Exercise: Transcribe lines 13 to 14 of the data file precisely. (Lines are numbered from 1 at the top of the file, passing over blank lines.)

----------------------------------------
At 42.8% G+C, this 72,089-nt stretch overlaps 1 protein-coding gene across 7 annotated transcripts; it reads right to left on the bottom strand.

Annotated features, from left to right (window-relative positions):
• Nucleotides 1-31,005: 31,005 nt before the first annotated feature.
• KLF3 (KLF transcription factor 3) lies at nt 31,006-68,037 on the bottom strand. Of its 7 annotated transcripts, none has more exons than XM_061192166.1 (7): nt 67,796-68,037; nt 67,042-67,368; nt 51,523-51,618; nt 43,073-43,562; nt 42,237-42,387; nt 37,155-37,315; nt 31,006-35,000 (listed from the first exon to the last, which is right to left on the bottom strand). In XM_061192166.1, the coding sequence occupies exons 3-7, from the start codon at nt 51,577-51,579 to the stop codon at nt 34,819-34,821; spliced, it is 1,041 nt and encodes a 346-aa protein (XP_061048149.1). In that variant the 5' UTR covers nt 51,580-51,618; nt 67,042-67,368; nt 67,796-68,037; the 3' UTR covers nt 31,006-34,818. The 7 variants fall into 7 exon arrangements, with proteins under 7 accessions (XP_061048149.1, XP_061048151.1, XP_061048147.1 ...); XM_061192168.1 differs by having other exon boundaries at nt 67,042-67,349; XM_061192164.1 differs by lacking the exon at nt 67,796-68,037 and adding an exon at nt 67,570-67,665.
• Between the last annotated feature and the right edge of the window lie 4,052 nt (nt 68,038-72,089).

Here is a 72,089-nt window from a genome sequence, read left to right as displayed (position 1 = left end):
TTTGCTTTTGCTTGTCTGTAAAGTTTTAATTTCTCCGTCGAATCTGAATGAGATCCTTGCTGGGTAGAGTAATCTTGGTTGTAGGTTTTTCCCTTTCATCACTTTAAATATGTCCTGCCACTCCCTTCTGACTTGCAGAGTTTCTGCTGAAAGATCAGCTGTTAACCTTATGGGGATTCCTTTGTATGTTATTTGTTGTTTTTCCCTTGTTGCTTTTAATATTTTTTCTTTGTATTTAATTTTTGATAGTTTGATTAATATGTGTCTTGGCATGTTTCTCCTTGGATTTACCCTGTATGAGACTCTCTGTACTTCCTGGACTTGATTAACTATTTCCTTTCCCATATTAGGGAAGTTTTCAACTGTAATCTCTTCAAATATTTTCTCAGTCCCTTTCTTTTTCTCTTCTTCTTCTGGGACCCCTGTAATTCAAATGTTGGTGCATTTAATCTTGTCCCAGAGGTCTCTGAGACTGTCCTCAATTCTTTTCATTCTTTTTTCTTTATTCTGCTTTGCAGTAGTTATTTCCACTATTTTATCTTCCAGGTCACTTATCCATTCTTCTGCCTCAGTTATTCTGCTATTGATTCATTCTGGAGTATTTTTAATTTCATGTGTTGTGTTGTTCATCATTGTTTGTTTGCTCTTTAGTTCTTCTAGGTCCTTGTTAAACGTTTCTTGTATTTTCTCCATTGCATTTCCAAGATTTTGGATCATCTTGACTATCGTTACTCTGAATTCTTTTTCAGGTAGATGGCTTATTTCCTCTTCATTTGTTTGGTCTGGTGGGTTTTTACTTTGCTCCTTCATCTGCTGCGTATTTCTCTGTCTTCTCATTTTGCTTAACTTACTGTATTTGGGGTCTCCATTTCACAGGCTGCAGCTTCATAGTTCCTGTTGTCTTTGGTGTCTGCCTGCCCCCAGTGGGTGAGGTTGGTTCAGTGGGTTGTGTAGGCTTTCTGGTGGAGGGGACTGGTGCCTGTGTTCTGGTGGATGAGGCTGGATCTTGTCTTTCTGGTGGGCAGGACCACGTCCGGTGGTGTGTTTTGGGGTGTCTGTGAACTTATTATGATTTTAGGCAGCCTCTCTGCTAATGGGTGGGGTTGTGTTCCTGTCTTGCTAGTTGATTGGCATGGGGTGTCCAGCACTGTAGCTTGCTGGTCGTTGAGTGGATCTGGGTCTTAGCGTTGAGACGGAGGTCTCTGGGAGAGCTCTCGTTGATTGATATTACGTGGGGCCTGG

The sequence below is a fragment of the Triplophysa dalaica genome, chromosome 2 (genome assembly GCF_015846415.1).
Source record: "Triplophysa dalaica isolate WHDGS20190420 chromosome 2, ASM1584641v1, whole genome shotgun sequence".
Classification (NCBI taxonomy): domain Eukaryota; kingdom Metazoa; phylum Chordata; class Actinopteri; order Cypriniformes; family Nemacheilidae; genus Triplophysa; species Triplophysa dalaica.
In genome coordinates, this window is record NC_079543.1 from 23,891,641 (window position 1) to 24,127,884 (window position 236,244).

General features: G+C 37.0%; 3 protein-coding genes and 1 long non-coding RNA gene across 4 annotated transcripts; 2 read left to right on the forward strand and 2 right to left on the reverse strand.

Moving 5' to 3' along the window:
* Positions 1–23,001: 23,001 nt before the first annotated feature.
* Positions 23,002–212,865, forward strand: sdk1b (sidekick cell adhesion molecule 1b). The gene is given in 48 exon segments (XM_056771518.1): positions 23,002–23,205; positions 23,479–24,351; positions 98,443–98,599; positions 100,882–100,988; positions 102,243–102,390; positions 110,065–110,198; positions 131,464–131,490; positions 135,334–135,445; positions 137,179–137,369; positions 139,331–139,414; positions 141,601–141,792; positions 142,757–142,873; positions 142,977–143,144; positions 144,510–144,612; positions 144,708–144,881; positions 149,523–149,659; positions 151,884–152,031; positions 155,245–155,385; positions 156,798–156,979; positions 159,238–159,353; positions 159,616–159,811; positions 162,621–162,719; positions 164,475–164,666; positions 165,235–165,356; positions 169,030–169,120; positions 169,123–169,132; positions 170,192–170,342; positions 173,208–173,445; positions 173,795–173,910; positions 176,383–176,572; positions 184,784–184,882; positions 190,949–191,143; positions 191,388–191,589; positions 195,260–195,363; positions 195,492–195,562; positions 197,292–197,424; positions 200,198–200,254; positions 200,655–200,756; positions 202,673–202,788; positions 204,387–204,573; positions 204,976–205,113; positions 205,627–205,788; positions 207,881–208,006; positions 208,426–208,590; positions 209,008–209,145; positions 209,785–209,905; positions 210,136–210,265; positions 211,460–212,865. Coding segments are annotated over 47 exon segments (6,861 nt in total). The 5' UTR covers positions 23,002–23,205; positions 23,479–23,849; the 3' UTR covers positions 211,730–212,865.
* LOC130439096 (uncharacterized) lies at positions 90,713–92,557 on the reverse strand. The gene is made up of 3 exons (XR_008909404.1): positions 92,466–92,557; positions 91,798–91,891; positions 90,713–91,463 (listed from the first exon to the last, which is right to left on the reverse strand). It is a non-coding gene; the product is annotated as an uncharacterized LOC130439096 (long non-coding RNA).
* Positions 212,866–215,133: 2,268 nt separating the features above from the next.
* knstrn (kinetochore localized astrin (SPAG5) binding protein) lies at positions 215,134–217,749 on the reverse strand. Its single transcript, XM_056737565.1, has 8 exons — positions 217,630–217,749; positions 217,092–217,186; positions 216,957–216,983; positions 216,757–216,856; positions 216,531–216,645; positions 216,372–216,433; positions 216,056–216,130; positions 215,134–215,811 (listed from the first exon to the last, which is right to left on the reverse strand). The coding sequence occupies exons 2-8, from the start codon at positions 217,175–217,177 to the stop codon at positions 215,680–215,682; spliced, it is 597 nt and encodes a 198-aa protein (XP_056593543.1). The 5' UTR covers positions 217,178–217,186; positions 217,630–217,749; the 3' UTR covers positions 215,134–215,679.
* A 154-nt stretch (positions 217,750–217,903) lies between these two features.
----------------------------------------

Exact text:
Moving 5' to 3' along the window:
* Positions 1–23,001: 23,001 nt before the first annotated feature.